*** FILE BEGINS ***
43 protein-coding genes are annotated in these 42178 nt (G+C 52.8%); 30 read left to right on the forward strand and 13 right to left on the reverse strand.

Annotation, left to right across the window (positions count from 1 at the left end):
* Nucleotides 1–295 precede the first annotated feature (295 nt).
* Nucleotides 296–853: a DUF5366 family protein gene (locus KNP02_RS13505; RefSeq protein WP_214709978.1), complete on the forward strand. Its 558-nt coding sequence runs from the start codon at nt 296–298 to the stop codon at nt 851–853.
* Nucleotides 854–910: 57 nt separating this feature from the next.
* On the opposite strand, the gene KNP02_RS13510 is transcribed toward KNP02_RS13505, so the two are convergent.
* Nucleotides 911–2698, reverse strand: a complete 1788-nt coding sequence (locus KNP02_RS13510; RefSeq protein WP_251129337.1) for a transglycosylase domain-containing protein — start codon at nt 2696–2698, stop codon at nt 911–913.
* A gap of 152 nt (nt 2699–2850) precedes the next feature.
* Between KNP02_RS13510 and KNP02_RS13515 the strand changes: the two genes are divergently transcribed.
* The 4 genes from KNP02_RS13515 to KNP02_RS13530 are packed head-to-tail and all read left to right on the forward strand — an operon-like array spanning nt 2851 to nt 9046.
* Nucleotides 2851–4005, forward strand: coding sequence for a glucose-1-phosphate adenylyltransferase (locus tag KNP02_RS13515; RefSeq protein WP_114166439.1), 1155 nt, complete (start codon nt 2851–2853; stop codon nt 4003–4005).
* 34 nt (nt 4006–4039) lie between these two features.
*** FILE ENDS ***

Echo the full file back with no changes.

43 protein-coding genes are annotated in these 42178 nt (G+C 52.8%); 30 read left to right on the forward strand and 13 right to left on the reverse strand.

Annotation, left to right across the window (positions count from 1 at the left end):
* Nucleotides 1–295 precede the first annotated feature (295 nt).
* Nucleotides 296–853: a DUF5366 family protein gene (locus KNP02_RS13505; RefSeq protein WP_214709978.1), complete on the forward strand. Its 558-nt coding sequence runs from the start codon at nt 296–298 to the stop codon at nt 851–853.
* Nucleotides 854–910: 57 nt separating this feature from the next.
* On the opposite strand, the gene KNP02_RS13510 is transcribed toward KNP02_RS13505, so the two are convergent.
* Nucleotides 911–2698, reverse strand: a complete 1788-nt coding sequence (locus KNP02_RS13510; RefSeq protein WP_251129337.1) for a transglycosylase domain-containing protein — start codon at nt 2696–2698, stop codon at nt 911–913.
* A gap of 152 nt (nt 2699–2850) precedes the next feature.
* Between KNP02_RS13510 and KNP02_RS13515 the strand changes: the two genes are divergently transcribed.
* The 4 genes from KNP02_RS13515 to KNP02_RS13530 are packed head-to-tail and all read left to right on the forward strand — an operon-like array spanning nt 2851 to nt 9046.
* Nucleotides 2851–4005, forward strand: coding sequence for a glucose-1-phosphate adenylyltransferase (locus tag KNP02_RS13515; RefSeq protein WP_114166439.1), 1155 nt, complete (start codon nt 2851–2853; stop codon nt 4003–4005).
* 34 nt (nt 4006–4039) lie between these two features.